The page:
So they are the right size, and we believe they are probably rocky, but they're too close to their star. They're too hot. So they're not in a habitable zone. So we're sort of finding planets all around the air that we want, and little by little, year after year, as Kepler gets better at this and finds more planets, we're getting closer to the major goal, Earth-sized planets in a habitable zone and in particular enough of them so that we can get an idea how frequent they are.
Are they common in the galaxy, or are they very rare? Because that's the real question, not just finding one or two but finding out are they common. If they're common, probably lots of life in our galaxy. If they're very infrequent, you know, we may be alone. So the frequency is important, and to get at the frequency, we've got to find planets in a habitable zone that are probably the size of the Earth or maybe up to twice the size of the Earth.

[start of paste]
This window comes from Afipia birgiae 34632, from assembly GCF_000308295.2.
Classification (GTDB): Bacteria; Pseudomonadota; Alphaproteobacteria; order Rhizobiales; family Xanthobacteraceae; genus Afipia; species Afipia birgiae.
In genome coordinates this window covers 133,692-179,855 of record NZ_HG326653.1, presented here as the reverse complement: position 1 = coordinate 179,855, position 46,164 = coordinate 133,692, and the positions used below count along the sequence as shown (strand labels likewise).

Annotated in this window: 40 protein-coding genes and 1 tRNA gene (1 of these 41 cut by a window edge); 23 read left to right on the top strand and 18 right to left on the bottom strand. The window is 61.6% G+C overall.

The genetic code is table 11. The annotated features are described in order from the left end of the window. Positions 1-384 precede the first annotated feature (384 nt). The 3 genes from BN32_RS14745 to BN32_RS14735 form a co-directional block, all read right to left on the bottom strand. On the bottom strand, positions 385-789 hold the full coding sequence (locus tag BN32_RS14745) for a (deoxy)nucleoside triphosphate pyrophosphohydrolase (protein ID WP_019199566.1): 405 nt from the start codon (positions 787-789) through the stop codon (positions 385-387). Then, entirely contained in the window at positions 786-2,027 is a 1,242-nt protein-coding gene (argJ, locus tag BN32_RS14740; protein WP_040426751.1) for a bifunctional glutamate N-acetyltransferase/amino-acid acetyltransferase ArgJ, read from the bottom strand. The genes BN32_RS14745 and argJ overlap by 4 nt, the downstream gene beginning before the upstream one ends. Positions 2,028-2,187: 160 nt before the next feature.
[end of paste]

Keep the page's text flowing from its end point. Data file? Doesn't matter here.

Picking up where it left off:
FLATOW: And we're up to, what, 2,300 exoplanets that have been found so far?
BORUCKI: We found some 2,326 candidates. These are stars that show us signals that look like planets. But we have to do ground-based observations to check them out, to make sure that it's not a small star crossing a big star or two stars in a background eclipsing one another.
And so of those 2,300 candidates, we've only been able to confirm 33 so far.
FLATOW: And I've heard that the Kepler satellite has been quoted - has been dubbed your baby. Would that be accurate?
BORUCKI: Well, I certainly advocated it starting in 1984 and built some photometers and worked with headquarters to find a mission that we could launch. And so over the years, I and Dave Koch and several others have worked to build this mission, and we were so delighted to find in 2001 that it was accepted as a mission.
It got launched in 2009, after a lot of work building this and testing it, and it's worked beautifully ever since.
FLATOW: So between 1986 and 2001, many years, you're telling me you got turned down all those times?